François Deladerrière

François Deladerrière was born in 1972. He graduated from the Arles National School of Photography in 1999. He currently lives and works in Arles, continuing his personal research and producing commissions which are usually related to the landscape. (Nice et Savoie, Un Regard Contemporain ;  Ugine, Une Ruée Vers l’Acier). He was recently invited to Burkina Faso by the French Institute in Ouagadougou. He regularly participates in group shows (L’Image Comme Lieu, Michele Chomette gallery, Paris ; France Territoire Liquide, Lille) and solo exhibitions. Today we take a look at his series titled, Delta.

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Delta

I would like to produce images that don’t add themselves to other images, photographs that retain, that resist, that would keep someone’s interest. I don’t take many pictures. I walk, I drive, I seek. I like to get my equipment ready in the same way an illustrator would sharpen his pencils before getting to work. I put my films in their chassis, it’s important for me to expose analog film. It’s not only about quality or even about the result, it’s about the image in the box, there, latent. I use a large format camera. Using that camera is like a ritual. You have to put that voluminous camera on a tripod. Having to take time for technical aspects slows the moment of the shot down so the observation moment is slower too.

I like to think about the stories of the places I’m photographing. I’m looking for the memories of the stories in the landscape. I, or rather something, stops me when I recognize something in the landscape. It can be an object, architecture, a shape. Most of the time, it’s something that was left behind and that no one usually cares about. I am drawn and touched by those decayed shapes – a dead tree, a ruined house, a closed factory, a bunker, a wrecked car in the darkest depths of a garden. All those objects carry a story with them, a depth, a singular strangeness. I shoot those shapes frontally, the frame must be forgotten so the focus is on what’s being photographed.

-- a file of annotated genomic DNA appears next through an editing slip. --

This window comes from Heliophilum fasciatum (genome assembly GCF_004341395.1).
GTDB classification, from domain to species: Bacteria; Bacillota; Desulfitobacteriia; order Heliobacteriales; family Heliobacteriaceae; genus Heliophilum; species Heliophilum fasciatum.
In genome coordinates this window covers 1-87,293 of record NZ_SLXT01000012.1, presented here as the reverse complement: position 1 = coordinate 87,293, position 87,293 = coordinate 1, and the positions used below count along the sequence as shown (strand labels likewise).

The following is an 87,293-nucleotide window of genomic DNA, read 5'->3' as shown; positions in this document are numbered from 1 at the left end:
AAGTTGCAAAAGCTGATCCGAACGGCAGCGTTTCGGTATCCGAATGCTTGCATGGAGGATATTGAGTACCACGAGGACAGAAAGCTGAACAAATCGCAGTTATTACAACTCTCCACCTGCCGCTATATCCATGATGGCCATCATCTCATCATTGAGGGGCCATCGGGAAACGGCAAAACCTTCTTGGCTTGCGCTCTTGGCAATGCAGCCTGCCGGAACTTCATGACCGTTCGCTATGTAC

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A photography is successful when what I choose to represent becomes a sculpture, a “readymade” just by calling it that through photography. To do so, I photograph without thinking about a unity of place or subject. The images gathered up in a series take an unexpected meaning thanks to their complete autonomy and their juxtaposition. By photographing ordinary things in the landscape, I want to see them being transformed into silent mysteries. My photographs are almost made into a square. I want them to be like blocks, like rocks that you would pile up to create a seawall.

I would also like those photographs to be like blocks of time, time that would stretch out again and again until giving the impression that it stopped.

I fight with color – I like when there is not much of it. That’s why I often shoot at twilight. I like the first and the last glimmers of the day. I like the excitement and the urgency of having to work in this quick moment, after waiting for a very long time.

My first motivation is not geographical, even though I would like for each image to be related to documentary since my work focuses on the idea of landscape and territory. Secondly, my photographs are not autobiographical even if they are the consequence of a singular way of looking at the world. Finally, my work is not just a research for what’s aesthetically pleasing, because to choose the pictures that I’m keeping and then that I’ll be showing, those three aspects have to be there. And those are the ideas I keep in mind when I take a picture.

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In 2003, he and three other photographers (Géraldine Lay, Céline Clanet and Geoffroy Mathieu) temporarily joined forces to explore their respective approaches. This resulted in several exhibitions and a collective book entitled Un Mince Vernis de Réalité (A Thin Veneer of Reality), published by Editions Filigranes in 2005.

The themes he explores are generally related to the landscape; for example, he produced a series of photographs of the A40 motorway (between the Rhône valley and Chamonix), and a photographic study of the Alps.

In addition to this documentary-style work, François Deladerrière continues to develop his personal research. Various series (L’Illusion du Tranquille, Un Mince Vernis de Réalité ) associate views of details, portraits and landscapes. These pictures with no obvious main theme are removed from the context in which they were taken and juxtaposed to create atmospheres—the beginnings of stories that hint at a world view that is part gentleness, part anxiety.

To view more of François work please visit his website.



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